• Agr. leipo and Lt. linquo link *leykʷ- "to leave". What do we find there? AGr ἔλῐπε (élipe, “he left”), from *likʷ-e-t (thematic root aorist) ... that rough breathing, where's that from? It also derives Proto-Indo-Iranian *ráyknas "property left, inheritance", "Cognate with Proto-Germanic *laihną (“loan, fief”)". An 'r', now wait a minute. That seems to be a regular sound change, because Sanskrit doesn't have word initial /l/. But it opens a possibility for loans, perhaps from Persian, if we want to suppose a *relix. It's hard to tell whether ellipse should be from the same root, but the gloss ἐλλείπω (elleípō, “to fall short, omit”) fit's perfectly to my expectation about calqued Ger. ausgelassen "omitted". Via "ausgelassen feiern" a sense of "wealthy" might be gleamed, although a derivation as "freely, wild, omitting restraints" would be amendable; cp. Nachlass (inheritance), sich auslassen "to vent anger, let it out", Anlass "ocassion, event, festivity", anlassen "to start", an lassen "to leave on", verlassen "to leave", veranlassen "to cause, set into action", lassen "to let".

  • *likʷ-e-t reminds so much of liquid, which reconstructs *wleykʷ- (“to run, flow”). I read a translation of the Codex Hammurabi that said liquidate (of a contract or other tablet), however I can't seem to find it again now and other translations don't say so. Anyhow, the relation of financial liquidity to water strikes me as rather obscure.

    • Ger. Flucht (n. to flee, ie. to try to leave) reconstructs *plewk- "to fly" instead. I'm not convinced. It could point to *wleykʷ-~*leykʷ- instead (why not)
  • Ger. Geld "money" reconstructs *gʰeldʰ- (“to pay”). *gʰ can go to *w sometimes, I believe (where?).

  • δραχμή (Drachme) is of pre-greek origin, according to Beekes, because of variants darkhma, darkhna. Can we go a step further and see -khram, for χρήματα, with "dar-" perhaps related to drag, *ter-?

  • khre (viz. *khrema "money") Links related khron. The origin of Chronos is of course mysterious. Time is money, they say. And Cream rules everything around me.

  • compare value, Latin valere "be strong, worth", showing two different roots: PIE *walh₂- (“to be strong”) [red link, unsourced] or *h₂wl̥h₁éh₁yeti, from *h₂welh₁- (“to rule, be strong”). Well, well, well.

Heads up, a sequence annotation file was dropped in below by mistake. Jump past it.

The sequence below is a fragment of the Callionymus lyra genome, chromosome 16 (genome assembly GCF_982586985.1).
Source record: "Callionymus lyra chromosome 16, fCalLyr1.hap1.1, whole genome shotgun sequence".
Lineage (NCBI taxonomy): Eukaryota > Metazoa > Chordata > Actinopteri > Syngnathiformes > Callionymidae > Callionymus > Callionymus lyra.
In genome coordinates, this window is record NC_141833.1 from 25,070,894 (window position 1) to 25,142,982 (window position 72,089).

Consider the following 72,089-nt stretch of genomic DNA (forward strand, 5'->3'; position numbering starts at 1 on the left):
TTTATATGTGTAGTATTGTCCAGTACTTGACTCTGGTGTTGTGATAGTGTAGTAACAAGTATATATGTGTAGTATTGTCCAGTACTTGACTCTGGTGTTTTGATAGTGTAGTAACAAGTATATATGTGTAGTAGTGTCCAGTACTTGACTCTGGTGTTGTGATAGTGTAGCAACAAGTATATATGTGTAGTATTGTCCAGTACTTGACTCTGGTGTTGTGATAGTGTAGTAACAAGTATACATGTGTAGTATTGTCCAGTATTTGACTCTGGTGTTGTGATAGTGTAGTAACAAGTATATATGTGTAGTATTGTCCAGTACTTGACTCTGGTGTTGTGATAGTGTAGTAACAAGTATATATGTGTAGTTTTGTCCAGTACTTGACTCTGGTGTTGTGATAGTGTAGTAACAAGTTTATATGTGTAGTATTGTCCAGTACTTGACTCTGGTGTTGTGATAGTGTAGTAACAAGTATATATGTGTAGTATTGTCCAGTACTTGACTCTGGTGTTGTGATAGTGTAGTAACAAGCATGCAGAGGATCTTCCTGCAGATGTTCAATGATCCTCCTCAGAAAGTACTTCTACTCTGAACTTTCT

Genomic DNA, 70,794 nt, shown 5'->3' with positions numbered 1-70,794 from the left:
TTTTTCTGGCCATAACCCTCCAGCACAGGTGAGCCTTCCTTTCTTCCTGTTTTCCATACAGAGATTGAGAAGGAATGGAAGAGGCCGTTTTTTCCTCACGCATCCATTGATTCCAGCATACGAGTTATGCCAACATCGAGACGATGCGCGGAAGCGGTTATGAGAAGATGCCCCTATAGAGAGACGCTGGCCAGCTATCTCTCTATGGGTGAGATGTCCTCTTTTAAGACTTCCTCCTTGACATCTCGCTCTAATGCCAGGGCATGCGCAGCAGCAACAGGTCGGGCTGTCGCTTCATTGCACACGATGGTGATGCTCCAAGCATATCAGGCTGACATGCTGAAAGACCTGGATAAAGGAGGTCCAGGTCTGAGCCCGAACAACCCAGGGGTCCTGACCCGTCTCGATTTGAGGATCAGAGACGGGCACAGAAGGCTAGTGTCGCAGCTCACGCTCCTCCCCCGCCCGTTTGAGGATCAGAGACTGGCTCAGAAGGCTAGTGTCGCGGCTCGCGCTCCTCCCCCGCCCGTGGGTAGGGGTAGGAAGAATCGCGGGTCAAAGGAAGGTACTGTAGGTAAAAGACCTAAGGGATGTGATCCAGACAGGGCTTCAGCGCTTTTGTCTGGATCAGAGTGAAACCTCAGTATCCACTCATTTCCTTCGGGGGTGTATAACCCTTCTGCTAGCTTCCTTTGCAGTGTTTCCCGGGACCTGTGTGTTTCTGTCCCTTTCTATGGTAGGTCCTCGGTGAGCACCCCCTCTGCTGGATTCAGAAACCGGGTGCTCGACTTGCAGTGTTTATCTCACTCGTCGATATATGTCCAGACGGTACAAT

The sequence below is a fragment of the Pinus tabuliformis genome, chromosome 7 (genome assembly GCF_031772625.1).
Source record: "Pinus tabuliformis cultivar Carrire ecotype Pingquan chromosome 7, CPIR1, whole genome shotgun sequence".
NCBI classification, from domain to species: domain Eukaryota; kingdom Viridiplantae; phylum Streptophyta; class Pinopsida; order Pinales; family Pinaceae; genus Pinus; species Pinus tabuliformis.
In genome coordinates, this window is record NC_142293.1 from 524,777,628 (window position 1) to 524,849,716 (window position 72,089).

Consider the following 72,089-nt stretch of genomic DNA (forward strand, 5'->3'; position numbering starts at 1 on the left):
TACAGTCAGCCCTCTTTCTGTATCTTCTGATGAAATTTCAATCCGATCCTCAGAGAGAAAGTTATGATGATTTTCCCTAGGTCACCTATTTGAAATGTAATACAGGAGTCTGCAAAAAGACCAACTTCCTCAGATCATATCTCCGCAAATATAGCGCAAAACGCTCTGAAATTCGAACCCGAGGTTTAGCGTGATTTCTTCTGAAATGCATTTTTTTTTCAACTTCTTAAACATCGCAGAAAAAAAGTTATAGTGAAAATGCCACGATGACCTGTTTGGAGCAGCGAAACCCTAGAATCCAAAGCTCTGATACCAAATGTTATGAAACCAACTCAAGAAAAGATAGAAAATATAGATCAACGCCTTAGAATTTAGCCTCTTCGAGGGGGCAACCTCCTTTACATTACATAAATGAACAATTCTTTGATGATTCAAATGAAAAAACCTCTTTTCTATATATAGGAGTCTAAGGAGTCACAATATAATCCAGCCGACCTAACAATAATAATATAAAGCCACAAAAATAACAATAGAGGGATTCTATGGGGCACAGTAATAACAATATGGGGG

• Where's roubel "the Russian currency" from? If this is indeed cognate with руби́ть (rubit) "to axe, fell" and Polish rąbać "to chop, hew", then compare Ger. Rabatz machen and Welle machen "to muck up". The idea is that it's a cut of grivna (the currency of Ukraine), also hryvnia, hryvna, that from Proto-Slavic *grivĭna 'necklace' from Proto-Slavic *griva 'neck, nape, mane. Now compare lace, from Latin laqueus "nouse, snare, gin, trap". I am of course alluding to linquo, *leykʷ-; wiktionary says: "From Proto-Italic *lakw- (“to ensnare”), with no certain cognates in any other Indo-European languages; possibly Proto-Indo-European *lēk- (“string, twig, tendril”)." There is a semantic gap, but come on. Cp. linger "to hang around".

  • Sadly, allusions to servitude, like lackey come to mind, frequently. Owning slavse meant wealth and "rings" were so significantly connected that the symbolism still appears in Persian words related to slavery (I don't quite know how).

This is patently weird. After all, I'm running out of time and thinking, well, helix might be from *wel- after all.

  • look at re-; From PIE *wret-, a metathetic alteration of *wert- (“to turn”). Not only does that remind twofold of Ger. "Gegenwert" (...-value)--besides Gegenwart "the present", gegenwärtig "current, present"--but surely reminds somewhat of *wel-, too?

It looks like *wel- could need an update or two.

  • Maybe also compare gain, again and against.

Vulva in my mind needs comparing to 'bulba', though I'm not sure whether I read that somewhere or not.

Appendix: ancient valuta (not sure about the copyright status)

  • This doesn't seem to actually answer the question…neither Ancient Greek <χ> nor Latin <r> were pronounced as fricatives, also. Those are later developments.
    – Draconis
    Commented Dec 19, 2018 at 3:54
  • @Draconis I'm sure you were there and surveyed the dialects and bordering nations. And I'm sure you know a ton about Mycenaean, all the what, ca. 100 words that survived.
    – vectory
    Commented Dec 19, 2018 at 3:56
  • Not at all, but there's plenty of evidence as to how they were pronounced. Ancient Roman authors described /r/ as a trill; earlier, /r/ turned into /z/ in some environments, which makes perfect sense for an alveolar consonant (for example) but not for a glottal fricative. Similarly, /k/ followed by /h/ gives Greek chi (see for example putting ek- onto a verb stem starting with rough breathing), and it's the descendant of PIE velars; it also participates in Grassmann's Law, which only happens with aspirated plosives, never with fricatives. When words with chi were borrowed into Latin…
    – Draconis
    Commented Dec 19, 2018 at 4:03
  • …they were written with "ch" (meaning /kh/), not "h". All in all, the evidence seems overwhelming that neither <χ> nor <r> was a glottal fricative (or a uvular fricative, or epiglottal, etc): the former was a velar aspirated plosive, while the latter was an alveolar trill.
    – Draconis
    Commented Dec 19, 2018 at 4:04
  • 2
    This just looks like a bunch of speculation and brainstorming. Commented Dec 19, 2018 at 4:42